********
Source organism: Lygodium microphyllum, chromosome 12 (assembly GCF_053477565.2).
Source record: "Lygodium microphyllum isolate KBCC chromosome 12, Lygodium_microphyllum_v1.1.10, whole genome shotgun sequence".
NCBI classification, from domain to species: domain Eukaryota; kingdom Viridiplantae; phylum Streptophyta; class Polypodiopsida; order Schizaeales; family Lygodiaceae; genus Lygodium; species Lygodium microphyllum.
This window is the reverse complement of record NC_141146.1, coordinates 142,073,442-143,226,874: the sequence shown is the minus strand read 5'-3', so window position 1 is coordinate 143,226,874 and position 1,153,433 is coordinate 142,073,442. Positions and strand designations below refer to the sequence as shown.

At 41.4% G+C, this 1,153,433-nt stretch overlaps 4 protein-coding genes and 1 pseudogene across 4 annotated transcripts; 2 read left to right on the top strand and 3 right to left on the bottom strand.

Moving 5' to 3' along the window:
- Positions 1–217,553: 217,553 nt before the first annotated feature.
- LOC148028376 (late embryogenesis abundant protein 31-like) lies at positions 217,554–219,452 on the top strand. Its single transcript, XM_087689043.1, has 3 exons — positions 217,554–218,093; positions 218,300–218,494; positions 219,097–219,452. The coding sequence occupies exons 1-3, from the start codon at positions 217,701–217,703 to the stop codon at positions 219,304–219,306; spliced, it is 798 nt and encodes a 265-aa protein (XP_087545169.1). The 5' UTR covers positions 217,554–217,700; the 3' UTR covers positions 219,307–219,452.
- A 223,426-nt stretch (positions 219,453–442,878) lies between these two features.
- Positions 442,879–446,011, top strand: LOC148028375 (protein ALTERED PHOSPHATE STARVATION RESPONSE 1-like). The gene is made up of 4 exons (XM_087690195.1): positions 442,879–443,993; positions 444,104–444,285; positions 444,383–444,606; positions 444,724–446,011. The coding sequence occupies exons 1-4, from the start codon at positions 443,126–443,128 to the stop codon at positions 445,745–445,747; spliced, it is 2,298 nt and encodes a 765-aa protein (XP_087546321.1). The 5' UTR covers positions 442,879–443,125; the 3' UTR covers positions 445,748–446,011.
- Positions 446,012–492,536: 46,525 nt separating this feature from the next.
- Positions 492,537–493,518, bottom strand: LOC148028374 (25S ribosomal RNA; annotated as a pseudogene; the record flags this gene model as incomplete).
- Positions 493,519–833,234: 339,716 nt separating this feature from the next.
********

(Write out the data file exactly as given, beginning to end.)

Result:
Source organism: Lygodium microphyllum, chromosome 12 (assembly GCF_053477565.2).
Source record: "Lygodium microphyllum isolate KBCC chromosome 12, Lygodium_microphyllum_v1.1.10, whole genome shotgun sequence".
NCBI classification, from domain to species: domain Eukaryota; kingdom Viridiplantae; phylum Streptophyta; class Polypodiopsida; order Schizaeales; family Lygodiaceae; genus Lygodium; species Lygodium microphyllum.
This window is the reverse complement of record NC_141146.1, coordinates 142,073,442-143,226,874: the sequence shown is the minus strand read 5'-3', so window position 1 is coordinate 143,226,874 and position 1,153,433 is coordinate 142,073,442. Positions and strand designations below refer to the sequence as shown.

At 41.4% G+C, this 1,153,433-nt stretch overlaps 4 protein-coding genes and 1 pseudogene across 4 annotated transcripts; 2 read left to right on the top strand and 3 right to left on the bottom strand.

Moving 5' to 3' along the window:
- Positions 1–217,553: 217,553 nt before the first annotated feature.
- LOC148028376 (late embryogenesis abundant protein 31-like) lies at positions 217,554–219,452 on the top strand. Its single transcript, XM_087689043.1, has 3 exons — positions 217,554–218,093; positions 218,300–218,494; positions 219,097–219,452. The coding sequence occupies exons 1-3, from the start codon at positions 217,701–217,703 to the stop codon at positions 219,304–219,306; spliced, it is 798 nt and encodes a 265-aa protein (XP_087545169.1). The 5' UTR covers positions 217,554–217,700; the 3' UTR covers positions 219,307–219,452.
- A 223,426-nt stretch (positions 219,453–442,878) lies between these two features.
- Positions 442,879–446,011, top strand: LOC148028375 (protein ALTERED PHOSPHATE STARVATION RESPONSE 1-like). The gene is made up of 4 exons (XM_087690195.1): positions 442,879–443,993; positions 444,104–444,285; positions 444,383–444,606; positions 444,724–446,011. The coding sequence occupies exons 1-4, from the start codon at positions 443,126–443,128 to the stop codon at positions 445,745–445,747; spliced, it is 2,298 nt and encodes a 765-aa protein (XP_087546321.1). The 5' UTR covers positions 442,879–443,125; the 3' UTR covers positions 445,748–446,011.
- Positions 446,012–492,536: 46,525 nt separating this feature from the next.
- Positions 492,537–493,518, bottom strand: LOC148028374 (25S ribosomal RNA; annotated as a pseudogene; the record flags this gene model as incomplete).
- Positions 493,519–833,234: 339,716 nt separating this feature from the next.